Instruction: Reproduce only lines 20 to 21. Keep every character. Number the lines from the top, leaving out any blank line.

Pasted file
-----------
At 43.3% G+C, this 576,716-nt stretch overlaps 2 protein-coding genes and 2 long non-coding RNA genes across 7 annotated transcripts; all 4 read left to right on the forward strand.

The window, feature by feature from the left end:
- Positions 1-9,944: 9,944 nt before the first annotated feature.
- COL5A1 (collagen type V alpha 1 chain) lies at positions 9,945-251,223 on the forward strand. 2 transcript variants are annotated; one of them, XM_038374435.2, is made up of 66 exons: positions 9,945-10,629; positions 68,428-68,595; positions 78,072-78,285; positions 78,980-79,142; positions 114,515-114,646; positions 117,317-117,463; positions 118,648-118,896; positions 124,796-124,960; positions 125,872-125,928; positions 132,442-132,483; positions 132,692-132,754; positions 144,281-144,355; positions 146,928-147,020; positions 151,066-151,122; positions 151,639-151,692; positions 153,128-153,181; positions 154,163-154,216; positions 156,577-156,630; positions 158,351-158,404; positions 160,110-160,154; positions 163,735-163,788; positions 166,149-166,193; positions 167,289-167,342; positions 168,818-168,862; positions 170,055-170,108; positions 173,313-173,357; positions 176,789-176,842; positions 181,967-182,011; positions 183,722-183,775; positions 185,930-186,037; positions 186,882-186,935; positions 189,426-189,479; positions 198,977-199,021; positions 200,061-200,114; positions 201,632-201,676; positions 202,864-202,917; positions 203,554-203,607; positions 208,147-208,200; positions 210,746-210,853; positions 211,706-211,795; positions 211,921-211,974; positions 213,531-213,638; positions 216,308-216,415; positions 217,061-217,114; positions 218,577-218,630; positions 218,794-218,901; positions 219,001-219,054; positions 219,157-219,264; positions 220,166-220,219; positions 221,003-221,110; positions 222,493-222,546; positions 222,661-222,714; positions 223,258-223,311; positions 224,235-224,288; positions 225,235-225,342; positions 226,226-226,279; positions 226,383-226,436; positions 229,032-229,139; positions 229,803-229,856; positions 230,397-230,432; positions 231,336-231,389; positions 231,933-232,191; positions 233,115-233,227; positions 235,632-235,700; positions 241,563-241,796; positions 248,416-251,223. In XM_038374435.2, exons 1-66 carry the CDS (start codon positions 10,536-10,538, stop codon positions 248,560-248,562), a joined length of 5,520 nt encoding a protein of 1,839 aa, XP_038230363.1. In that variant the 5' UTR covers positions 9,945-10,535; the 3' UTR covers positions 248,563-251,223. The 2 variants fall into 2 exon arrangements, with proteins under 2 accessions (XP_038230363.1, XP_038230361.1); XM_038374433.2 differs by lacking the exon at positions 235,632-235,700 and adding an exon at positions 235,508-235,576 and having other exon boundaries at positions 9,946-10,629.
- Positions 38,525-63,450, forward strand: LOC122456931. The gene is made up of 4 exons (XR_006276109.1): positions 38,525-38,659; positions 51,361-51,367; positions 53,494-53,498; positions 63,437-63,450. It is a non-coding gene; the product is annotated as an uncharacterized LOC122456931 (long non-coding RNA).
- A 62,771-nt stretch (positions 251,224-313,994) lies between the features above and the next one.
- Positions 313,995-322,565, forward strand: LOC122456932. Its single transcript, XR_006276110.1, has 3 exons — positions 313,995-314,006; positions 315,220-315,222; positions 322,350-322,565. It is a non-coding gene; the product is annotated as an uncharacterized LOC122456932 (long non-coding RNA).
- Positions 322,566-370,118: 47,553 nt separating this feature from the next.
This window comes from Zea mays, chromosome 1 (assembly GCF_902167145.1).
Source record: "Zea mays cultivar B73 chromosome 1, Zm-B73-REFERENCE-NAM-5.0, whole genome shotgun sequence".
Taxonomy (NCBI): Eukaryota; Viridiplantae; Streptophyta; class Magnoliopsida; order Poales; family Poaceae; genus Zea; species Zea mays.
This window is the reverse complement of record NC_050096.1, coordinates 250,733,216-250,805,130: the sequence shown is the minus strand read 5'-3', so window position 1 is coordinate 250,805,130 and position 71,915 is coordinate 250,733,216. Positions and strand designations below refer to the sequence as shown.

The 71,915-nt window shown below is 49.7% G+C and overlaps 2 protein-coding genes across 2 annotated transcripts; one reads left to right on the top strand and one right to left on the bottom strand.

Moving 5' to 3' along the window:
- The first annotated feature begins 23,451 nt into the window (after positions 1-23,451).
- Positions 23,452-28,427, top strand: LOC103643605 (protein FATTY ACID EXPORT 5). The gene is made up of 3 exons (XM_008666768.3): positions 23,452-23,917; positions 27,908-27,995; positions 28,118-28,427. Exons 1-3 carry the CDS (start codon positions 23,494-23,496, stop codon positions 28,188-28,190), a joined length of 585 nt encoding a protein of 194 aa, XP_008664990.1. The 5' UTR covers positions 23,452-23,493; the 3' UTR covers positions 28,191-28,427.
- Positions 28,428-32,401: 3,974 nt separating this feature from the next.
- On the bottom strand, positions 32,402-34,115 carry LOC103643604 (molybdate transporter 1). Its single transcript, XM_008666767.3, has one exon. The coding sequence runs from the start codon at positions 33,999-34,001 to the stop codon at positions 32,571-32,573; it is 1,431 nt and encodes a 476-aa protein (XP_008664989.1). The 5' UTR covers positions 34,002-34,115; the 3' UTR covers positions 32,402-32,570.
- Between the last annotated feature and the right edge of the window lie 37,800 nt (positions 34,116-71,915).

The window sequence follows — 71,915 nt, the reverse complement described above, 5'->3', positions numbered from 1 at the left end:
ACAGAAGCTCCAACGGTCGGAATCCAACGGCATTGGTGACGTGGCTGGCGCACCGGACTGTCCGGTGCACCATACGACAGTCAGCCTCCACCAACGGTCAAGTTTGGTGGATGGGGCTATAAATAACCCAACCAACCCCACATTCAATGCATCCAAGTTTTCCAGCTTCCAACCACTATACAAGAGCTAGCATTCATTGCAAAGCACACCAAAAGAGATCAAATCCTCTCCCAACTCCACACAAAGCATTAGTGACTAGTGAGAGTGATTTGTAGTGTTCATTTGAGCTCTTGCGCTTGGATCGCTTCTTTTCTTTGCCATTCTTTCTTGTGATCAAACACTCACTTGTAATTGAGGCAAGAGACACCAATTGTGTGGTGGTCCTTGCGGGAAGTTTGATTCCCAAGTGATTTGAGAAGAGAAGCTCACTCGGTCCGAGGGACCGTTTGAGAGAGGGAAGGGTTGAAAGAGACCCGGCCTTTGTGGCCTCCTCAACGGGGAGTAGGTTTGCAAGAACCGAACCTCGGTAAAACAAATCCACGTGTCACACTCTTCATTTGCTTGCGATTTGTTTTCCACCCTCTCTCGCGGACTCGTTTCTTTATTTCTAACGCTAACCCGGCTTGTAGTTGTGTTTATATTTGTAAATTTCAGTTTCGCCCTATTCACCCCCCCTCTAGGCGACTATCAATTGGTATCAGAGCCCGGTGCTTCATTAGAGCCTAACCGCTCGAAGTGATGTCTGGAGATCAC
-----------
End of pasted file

The window sequence follows — 71,915 nt, the reverse complement described above, 5'->3', positions numbered from 1 at the left end:
ACAGAAGCTCCAACGGTCGGAATCCAACGGCATTGGTGACGTGGCTGGCGCACCGGACTGTCCGGTGCACCATACGACAGTCAGCCTCCACCAACGGTCAAGTTTGGTGGATGGGGCTATAAATAACCCAACCAACCCCACATTCAATGCATCCAAGTTTTCCAGCTTCCAACCACTATACAAGAGCTAGCATTCATTGCAAAGCACACCAAAAGAGATCAAATCCTCTCCCAACTCCACACAAAGCATTAGTGACTAGTGAGAGTGATTTGTAGTGTTCATTTGAGCTCTTGCGCTTGGATCGCTTCTTTTCTTTGCCATTCTTTCTTGTGATCAAACACTCACTTGTAATTGAGGCAAGAGACACCAATTGTGTGGTGGTCCTTGCGGGAAGTTTGATTCCCAAGTGATTTGAGAAGAGAAGCTCACTCGGTCCGAGGGACCGTTTGAGAGAGGGAAGGGTTGAAAGAGACCCGGCCTTTGTGGCCTCCTCAACGGGGAGTAGGTTTGCAAGAACCGAACCTCGGTAAAACAAATCCACGTGTCACACTCTTCATTTGCTTGCGATTTGTTTTCCACCCTCTCTCGCGGACTCGTTTCTTTATTTCTAACGCTAACCCGGCTTGTAGTTGTGTTTATATTTGTAAATTTCAGTTTCGCCCTATTCACCCCCCCTCTAGGCGACTATCAATTGGTATCAGAGCCCGGTGCTTCATTAGAGCCTAACCGCTCGAAGTGATGTCTGGAGATCAC